Thirty-nine years, 1,500 wins, one national championship later, and countless lives impacted and futures altered, that feeling choked Mainieri up as he looked back on what was and ahead to what will be.

“Who gets to fulfill their childhood dream?” he asked through tears. “I got to do that.”

There are other places Mainieri would like to visit. A trip to Houston to watch Alex Bregman play third base for the Astros is in the cards. A flight to Philly to watch Aaron Nola fire two-seamers will do, too. The reason Mainieri felt drawn to coaching, the reason he fell in love with it, the reason that kept him coming to ballparks for 39 years – it’s the same reason he’ll soon be traveling across the country.

To connect with his players. 

“You know what I want to do, really?” Mainieri asked. “I want to go visit former players. I don’t want them to come to my funeral some day. I won’t be able to enjoy them. I want to enjoy them while I’m alive and I want to see how the fruits of my labor have turned out and see their families what they have become.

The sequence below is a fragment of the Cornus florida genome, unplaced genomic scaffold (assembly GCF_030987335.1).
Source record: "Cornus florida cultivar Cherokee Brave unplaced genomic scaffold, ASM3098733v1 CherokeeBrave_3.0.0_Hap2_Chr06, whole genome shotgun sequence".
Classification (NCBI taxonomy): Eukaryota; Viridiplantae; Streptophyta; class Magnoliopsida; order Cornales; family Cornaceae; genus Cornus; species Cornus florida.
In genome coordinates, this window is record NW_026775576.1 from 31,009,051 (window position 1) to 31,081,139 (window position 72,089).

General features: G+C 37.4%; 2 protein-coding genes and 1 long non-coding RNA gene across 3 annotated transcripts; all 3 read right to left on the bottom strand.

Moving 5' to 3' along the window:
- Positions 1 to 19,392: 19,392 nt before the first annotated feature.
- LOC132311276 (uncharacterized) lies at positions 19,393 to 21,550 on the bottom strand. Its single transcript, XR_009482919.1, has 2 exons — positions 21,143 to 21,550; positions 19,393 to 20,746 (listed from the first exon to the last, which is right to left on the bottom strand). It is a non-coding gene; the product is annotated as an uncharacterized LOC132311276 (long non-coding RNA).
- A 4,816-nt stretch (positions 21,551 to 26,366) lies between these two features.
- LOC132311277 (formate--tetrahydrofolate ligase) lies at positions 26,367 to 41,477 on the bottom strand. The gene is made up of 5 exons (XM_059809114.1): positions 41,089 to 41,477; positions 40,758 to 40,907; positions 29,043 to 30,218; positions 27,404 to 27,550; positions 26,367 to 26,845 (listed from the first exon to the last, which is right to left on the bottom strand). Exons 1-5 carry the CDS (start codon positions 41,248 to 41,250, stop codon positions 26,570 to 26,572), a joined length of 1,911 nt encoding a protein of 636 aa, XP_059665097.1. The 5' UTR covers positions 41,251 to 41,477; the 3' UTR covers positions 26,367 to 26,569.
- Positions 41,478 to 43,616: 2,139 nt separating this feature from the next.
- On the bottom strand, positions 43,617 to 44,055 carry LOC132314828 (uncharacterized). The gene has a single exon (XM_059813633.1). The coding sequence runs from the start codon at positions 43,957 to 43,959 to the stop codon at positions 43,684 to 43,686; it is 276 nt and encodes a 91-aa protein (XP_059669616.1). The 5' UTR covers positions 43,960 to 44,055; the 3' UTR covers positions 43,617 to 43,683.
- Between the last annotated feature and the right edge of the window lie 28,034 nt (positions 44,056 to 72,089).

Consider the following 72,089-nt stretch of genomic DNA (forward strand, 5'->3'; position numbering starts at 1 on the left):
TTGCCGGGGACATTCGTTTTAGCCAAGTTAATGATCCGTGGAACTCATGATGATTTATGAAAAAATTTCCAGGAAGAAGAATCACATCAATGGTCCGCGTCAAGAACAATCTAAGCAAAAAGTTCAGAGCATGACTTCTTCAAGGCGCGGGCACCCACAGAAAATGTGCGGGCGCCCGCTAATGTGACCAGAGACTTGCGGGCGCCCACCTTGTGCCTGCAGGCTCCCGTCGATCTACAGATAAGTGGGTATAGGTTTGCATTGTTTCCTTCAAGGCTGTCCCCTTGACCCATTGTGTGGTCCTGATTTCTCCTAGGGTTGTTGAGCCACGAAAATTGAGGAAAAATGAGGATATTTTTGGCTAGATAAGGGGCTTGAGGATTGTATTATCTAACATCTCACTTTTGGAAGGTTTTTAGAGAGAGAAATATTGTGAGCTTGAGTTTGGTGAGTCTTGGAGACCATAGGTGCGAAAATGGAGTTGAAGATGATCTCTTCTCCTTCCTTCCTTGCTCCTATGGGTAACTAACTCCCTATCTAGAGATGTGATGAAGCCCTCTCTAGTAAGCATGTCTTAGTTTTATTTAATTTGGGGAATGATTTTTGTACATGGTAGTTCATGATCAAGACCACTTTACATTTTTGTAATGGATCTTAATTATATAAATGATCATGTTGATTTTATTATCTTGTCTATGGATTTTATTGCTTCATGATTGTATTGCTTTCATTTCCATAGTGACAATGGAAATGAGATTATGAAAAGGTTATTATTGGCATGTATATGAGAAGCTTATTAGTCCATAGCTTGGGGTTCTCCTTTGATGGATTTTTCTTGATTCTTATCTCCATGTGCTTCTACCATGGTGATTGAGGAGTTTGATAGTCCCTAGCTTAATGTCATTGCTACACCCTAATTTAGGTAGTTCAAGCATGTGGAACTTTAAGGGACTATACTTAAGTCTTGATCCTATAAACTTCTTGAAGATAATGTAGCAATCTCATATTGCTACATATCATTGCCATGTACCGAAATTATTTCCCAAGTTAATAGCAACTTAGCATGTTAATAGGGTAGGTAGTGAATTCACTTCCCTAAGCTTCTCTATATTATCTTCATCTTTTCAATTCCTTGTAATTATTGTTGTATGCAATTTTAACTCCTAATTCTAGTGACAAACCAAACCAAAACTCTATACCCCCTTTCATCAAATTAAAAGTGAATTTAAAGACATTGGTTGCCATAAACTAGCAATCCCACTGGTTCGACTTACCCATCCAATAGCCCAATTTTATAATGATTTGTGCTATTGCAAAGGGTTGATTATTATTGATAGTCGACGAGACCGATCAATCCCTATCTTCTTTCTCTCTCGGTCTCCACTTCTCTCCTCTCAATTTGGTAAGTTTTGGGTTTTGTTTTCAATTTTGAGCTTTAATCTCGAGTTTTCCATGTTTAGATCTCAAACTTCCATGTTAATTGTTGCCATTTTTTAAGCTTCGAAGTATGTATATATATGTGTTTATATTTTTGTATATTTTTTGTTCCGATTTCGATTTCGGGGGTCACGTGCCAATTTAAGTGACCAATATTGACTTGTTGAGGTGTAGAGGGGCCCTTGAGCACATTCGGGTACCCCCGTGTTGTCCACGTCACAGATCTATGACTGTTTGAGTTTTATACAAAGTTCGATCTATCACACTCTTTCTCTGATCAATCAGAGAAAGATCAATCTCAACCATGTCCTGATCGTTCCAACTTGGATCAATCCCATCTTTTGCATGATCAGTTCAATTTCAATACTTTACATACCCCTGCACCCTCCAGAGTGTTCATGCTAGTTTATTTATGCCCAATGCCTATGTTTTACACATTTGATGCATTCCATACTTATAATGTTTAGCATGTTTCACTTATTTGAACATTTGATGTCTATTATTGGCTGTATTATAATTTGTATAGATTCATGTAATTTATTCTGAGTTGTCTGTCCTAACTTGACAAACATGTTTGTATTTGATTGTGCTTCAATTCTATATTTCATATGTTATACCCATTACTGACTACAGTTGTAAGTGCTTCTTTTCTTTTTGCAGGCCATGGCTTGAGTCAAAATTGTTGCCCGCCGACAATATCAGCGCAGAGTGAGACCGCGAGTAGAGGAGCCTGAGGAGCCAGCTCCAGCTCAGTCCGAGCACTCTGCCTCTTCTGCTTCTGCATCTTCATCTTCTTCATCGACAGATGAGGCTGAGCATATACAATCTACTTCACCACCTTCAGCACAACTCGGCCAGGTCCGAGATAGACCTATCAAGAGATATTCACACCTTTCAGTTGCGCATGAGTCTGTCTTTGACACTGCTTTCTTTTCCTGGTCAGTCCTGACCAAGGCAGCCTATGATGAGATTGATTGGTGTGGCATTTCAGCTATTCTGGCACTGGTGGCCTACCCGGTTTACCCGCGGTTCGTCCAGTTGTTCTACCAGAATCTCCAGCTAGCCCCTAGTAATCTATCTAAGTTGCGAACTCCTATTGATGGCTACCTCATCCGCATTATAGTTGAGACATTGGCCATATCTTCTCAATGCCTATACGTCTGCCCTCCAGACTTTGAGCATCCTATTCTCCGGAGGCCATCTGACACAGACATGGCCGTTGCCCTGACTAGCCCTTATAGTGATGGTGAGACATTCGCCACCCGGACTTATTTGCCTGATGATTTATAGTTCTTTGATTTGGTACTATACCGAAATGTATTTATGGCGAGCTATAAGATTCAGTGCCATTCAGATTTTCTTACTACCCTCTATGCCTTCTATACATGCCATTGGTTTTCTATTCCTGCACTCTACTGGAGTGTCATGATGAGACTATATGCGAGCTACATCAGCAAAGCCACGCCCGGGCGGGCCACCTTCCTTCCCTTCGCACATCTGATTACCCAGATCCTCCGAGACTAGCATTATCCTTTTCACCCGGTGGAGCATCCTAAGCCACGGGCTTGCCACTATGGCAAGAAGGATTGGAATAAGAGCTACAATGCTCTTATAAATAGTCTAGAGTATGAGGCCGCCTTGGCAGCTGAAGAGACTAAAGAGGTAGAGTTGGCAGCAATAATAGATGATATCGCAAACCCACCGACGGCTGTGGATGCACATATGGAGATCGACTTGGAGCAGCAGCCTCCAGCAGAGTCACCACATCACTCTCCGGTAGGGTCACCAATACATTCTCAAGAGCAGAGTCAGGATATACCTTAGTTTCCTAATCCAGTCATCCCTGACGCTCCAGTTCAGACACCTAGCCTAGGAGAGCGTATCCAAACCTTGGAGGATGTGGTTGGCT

“One of them operated on me, so I know one of them is successful. I had all the confidence in the world when he opened my throat and inserted a prosthetic disk into my vertebrae. 

“That’s what Skip and I do. You think we’re in the business to win games and win championships? We’re not in that at all. We’re in it to prepare kids for life after college and that’s what we went into this business for.”

That neck surgery made for a good anecdote, but it also points to why Mainieri is leaving the game right now. He spent much of the summer of 2018 battling stiffness in his neck, which soon developed into a pain that two surgeries helped but did not eradicate. 

“I’ve just been having this terrible neck pain, really, for about almost three years now, and it’s kind of morphed into these headaches and so forth,” Mainieri said. “So I just have not felt well for almost three years now. And it affects my sleeping and it affects the way I feel during the day. I’ve had so many people tell me, you know, friends being very honest with me, man, you look awful, in a very delicate way. They just tell me, ‘You look awful.’

“I say, ‘Well, I feel the way I look.”